21. Chapter 21
Theo sighed contentedly and rested his cheek in Rose’s curls. They were cuddled on a couch in front of the fire in the family’s parlor, enjoying a peaceful winter’s day. Eomer and Goldi were stretched out on the floor, intent on a game of chess. Theo smiled. Goldi coming to stay had been a wonderful idea. Rose was much happier having her sister here, which made him much happier.
“We should go visit Éowyn,” Rose said. “Maybe take her some tea.”
Theo chuckled. “And then she’ll scold you again for fussing over her. I think she’s about ready to murder Dad.” Éowyn had gotten sick again this winter, and though it wasn’t as serious as her bout of pneumonia in Rohan a few years ago, they still worried over her. Much to Éowyn’s frustration. She was feeling better now, but Theo’s dad still worried over her like a mother hen.
A commotion of voices--mostly children--in the hallway alerted them to the arrival of guests. The Tooks had come to Brandy Hall for Ivy’s birthday and would stay until Yule--about two weeks. “Well, there goes our peace and quiet,” Theo sighed.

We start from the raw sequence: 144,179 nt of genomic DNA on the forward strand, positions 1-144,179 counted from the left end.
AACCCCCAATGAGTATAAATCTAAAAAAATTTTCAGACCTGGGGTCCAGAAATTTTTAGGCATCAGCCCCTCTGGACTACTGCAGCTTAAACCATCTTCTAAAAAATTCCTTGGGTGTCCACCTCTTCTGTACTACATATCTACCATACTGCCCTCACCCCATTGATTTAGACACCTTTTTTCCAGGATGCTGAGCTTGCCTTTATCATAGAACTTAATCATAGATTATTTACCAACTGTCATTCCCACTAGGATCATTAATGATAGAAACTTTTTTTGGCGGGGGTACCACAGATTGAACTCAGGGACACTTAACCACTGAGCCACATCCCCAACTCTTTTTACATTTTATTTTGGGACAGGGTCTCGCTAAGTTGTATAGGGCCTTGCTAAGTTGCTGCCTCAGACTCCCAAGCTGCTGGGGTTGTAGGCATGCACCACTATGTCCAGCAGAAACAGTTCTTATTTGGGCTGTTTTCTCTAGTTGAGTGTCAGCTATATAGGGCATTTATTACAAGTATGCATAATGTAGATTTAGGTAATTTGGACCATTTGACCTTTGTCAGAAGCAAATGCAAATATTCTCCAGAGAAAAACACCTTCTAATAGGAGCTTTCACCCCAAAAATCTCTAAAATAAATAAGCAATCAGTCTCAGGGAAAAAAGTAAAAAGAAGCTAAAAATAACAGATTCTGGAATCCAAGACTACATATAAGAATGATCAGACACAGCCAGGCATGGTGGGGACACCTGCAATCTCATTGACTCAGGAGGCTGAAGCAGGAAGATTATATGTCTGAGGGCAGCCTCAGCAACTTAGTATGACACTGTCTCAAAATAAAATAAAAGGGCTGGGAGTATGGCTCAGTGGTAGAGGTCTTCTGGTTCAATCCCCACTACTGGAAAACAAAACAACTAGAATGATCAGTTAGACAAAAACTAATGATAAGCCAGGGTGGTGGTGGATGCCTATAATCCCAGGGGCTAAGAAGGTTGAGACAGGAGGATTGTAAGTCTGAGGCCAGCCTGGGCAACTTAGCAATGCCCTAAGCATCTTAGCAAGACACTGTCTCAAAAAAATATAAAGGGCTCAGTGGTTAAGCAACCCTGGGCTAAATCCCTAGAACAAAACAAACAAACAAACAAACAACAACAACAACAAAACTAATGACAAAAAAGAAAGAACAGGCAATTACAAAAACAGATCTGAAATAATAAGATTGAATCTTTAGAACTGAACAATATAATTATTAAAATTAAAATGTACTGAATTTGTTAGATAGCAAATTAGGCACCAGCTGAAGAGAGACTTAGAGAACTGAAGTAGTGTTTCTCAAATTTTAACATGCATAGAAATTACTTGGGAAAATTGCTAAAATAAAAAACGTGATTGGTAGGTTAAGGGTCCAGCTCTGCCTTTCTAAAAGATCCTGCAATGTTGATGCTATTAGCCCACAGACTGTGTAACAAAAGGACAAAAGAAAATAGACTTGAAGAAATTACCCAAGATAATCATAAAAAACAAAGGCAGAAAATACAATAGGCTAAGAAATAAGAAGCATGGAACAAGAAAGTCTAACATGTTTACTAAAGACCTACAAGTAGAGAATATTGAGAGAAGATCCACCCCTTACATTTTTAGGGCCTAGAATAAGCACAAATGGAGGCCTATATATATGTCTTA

He really couldn’t complain too much, though, especially not when little Estella scrambled up onto his lap to give him a kiss. “I missed you, Uncle Theo.” She gave Rose a kiss, too, then ran over to jump on her Uncle Eomer.
Bori and Ari came in last. Theo noticed Bori had a heavily bandaged hand. “What did you do?”
“Ari hit him with his sword,” Willow said, throwing her brothers a withering look.
“What?” Theo looked at his nephews, shocked, wondering what had possessed Ari to hit Bori with a sword.
But Bori just rolled his eyes. “Really, Willow, quit being so dramatic.” He turned to Theo. “We were just practicing and I missed a parry. I cracked a few bones.” He shrugged and held up his damaged hand. “It didn’t even hurt that much.”
Willow snorted. “You certainly seemed to be in a lot of pain when Lily and Mum were setting it.”
“That’s because he’s a soft Gondorian,” Ari said, and he punched Bori hard on the arm. Bori didn’t even flinch, he just grabbed Ari with his good hand and, with a move that Theo recognized from his lessons with Elboron, tossed his brother to the floor. They wrestled around for a moment until Pippin broke them up.